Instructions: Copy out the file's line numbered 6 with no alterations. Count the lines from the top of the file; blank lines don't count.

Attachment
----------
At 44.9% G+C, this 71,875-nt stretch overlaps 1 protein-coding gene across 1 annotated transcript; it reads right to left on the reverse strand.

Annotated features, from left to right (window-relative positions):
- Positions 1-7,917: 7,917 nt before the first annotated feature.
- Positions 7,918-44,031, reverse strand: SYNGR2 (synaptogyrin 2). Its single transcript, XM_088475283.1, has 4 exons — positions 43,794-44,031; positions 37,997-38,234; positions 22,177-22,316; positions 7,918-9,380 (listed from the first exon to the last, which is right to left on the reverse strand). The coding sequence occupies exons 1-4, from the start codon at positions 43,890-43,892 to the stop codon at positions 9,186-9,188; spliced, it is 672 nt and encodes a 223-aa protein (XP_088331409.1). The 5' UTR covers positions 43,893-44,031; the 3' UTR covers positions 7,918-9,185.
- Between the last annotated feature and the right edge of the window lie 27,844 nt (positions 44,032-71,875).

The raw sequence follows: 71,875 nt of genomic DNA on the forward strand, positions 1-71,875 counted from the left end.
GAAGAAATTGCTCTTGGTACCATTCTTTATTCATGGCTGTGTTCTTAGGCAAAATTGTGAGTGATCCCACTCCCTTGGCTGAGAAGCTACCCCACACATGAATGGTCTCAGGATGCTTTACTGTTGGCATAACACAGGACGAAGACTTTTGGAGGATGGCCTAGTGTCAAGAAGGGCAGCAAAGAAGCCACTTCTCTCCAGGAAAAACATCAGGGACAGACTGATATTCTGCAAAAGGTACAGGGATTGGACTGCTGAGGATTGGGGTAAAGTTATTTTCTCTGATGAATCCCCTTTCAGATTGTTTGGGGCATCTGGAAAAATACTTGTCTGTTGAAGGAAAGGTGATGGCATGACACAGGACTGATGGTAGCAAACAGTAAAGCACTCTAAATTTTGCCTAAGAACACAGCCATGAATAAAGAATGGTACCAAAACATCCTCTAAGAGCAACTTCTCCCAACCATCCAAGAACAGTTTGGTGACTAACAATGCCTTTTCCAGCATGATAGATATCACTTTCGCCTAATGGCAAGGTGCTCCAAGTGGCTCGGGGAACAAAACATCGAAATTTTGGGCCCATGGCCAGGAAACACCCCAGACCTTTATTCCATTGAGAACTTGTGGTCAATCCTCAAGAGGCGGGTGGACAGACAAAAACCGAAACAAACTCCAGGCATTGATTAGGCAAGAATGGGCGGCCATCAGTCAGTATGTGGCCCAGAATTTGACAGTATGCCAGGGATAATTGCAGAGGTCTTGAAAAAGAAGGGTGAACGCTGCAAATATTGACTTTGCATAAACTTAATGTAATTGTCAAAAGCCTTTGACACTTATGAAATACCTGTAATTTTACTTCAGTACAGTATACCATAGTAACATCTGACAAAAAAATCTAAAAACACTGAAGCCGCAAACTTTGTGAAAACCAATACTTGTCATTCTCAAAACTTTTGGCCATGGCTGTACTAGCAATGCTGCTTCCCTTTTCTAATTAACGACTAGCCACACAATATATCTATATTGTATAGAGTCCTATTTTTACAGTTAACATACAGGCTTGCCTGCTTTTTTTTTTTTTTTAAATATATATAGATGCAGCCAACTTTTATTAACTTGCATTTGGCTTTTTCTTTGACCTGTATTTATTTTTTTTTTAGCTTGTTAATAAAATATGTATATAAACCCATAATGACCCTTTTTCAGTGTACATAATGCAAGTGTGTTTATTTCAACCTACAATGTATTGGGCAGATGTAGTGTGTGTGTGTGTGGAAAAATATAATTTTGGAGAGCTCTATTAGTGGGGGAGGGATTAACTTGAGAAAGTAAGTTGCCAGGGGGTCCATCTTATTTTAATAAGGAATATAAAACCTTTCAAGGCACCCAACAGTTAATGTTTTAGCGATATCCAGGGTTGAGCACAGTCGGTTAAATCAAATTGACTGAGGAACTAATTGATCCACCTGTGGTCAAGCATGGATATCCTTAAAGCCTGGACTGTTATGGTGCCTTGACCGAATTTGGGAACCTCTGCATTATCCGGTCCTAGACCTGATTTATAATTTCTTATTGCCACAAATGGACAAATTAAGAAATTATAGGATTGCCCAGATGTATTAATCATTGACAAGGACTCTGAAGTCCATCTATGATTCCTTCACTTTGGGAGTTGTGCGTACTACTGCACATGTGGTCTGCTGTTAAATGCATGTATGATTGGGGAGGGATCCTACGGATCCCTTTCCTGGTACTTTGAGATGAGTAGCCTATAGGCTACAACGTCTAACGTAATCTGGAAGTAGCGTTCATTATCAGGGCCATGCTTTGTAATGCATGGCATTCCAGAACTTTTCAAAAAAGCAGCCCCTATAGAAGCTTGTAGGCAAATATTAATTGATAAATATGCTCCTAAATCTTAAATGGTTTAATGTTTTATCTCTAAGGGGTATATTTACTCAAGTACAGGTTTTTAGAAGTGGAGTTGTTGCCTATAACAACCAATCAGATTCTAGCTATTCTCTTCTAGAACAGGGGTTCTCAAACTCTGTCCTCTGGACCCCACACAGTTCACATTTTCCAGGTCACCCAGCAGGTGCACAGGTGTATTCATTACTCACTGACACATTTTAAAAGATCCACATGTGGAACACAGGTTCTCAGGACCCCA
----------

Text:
The raw sequence follows: 71,875 nt of genomic DNA on the forward strand, positions 1-71,875 counted from the left end.